Business needs to give

Moderated by Tom Sabulis

Oct. 25 marked the 30th anniversary of Atlanta Habitat for Humanity’s founding. Over three decades, this organization has given new life to more than 1,250 families by building quality, affordable homes and providing support services that promote successful home purchase and ownership.

By Jim Hannan and John Somerhalder

So, it is an important moment in time to urge the greater Atlanta business community to do more to support this and other cause-related organizations that make a meaningful impact on our city.

The need for support has never been greater. In fact, we receive more requests for assistance today than ever before. Yet many in the business community remain on the sidelines. We need Atlanta companies, large and small, back in the game.

As leaders of AGL Resources and Georgia-Pacific, we are well aware that our success comes from more than financial performance. It also arises from being good corporate citizens. It is no coincidence that there is a correlation between the strength and vibrancy in the communities in which we operate, and our companies’ success. Our levels of employee engagement also rise considerably when we offer opportunities to donate time and money to worthy causes.

We’ve been on Atlanta Habitat build sites in driving rain storms and have still seen a full contingent of our employees working with a smile. It is a visible sign of the commitment and passion they have for helping others.

So, what can leaders of Atlanta businesses do to step up to the plate?

First, realize that giving doesn’t start and end with a financial donation. Both our companies approach charitable involvement as a commitment, not just a check. You can make a difference by serving on boards, donating products or assets and urging employees to participate.

Second, find causes that are a good fit for your company and employees, have good governance and are successful in their mission. Focus your collective efforts on a core group of activities that will maximize your impact on the community.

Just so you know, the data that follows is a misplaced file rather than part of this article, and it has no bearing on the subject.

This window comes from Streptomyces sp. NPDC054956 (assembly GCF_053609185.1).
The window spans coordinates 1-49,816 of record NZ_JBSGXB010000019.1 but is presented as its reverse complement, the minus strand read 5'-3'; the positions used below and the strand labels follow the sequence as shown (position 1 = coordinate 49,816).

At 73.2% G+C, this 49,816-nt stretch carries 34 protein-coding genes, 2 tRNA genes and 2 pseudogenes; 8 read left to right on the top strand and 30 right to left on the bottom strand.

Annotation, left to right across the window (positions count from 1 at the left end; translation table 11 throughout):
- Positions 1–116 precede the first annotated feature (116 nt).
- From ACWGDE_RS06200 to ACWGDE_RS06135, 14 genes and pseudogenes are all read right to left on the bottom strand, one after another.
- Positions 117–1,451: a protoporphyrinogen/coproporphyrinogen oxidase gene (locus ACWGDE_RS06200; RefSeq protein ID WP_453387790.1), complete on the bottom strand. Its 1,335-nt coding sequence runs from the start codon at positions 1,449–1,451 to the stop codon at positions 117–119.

Third, take an active role yourself. It is vital for employees to see senior management as active promoters of, and participants in, worthy causes.

We both participate in Atlanta Habitat house-builds each year, doing everything from framing to digging holes and planting trees. It gives us a chance to be members of the team, working together to achieve a common goal. It’s a great experience that we heartily recommend for every business leader. This is especially true on the last day of the build, which marks the start of someone’s new life. You can see the depth of their appreciation, and the responsibility they undertake, to become educated on budgets, financing and other aspects of homeownership.

It’s why we both value our partnerships with Atlanta Habitat for Humanity. They do more than just put a roof over someone’s head. They offer a hand up by building self-empowerment through education, training and guidance that influence other aspects of people’s lives.

And that is the goal: making a positive difference in the communities we serve.

Jim Hannan is CEO and president of Georgia-Pacific. John Somerhalder is chairman, president and CEO of AGL Resources.

3 comments Add your comment


November 4th, 2013
2:43 pm

Would you make up your minds. First this outlet treats “business” as bad and greedy, squeezing the blood from workers to lubricate the gears of capitalism and now they need to give more and more to be good corporate citizens.


November 4th, 2013
12:35 pm

While I’m sure some companies do create mandatory “volunteering” I suspect most attempt to do the right thing. In my experience most employees enjoy participating in these projects or at least knowing that their employer is seeking ways to improve the community. Also, at the end of the day these activities are good for business and thus benefit all stakeholders.


November 2nd, 2013
9:53 am

Ahhhh… gentlemen… I hate to burst your bubble, but those employees who show up in driving rainstorms with smiles on their faces are there on their own time, instead of with their families or living their lives, out of fear that they will be fired or receive black marks on their employee records.

I know. I used to work for a large national company based in Atlanta. It was made quite clear to those of us who were “volunteered” to do something like this on an evening or weekend (our own time, away from our families) that we would show up and smile for the cameras… or else.

This sort of “corporate social responsibility” nonsense is just another way liberals have invented to take care of their pet opresses groups, by taking asway FROM others… since, after all, liberals who don’t work hard and take responsibility for their lives “deserve” good things anyway, and it’s not “fair” that people who do work and make good choices should enjoy time with their families off work from their JOBS.

Of course, the screwed-over employees have no say… because to management AND the liberal activist outfits, normal middle-class working people are just slaves who exist to serve others.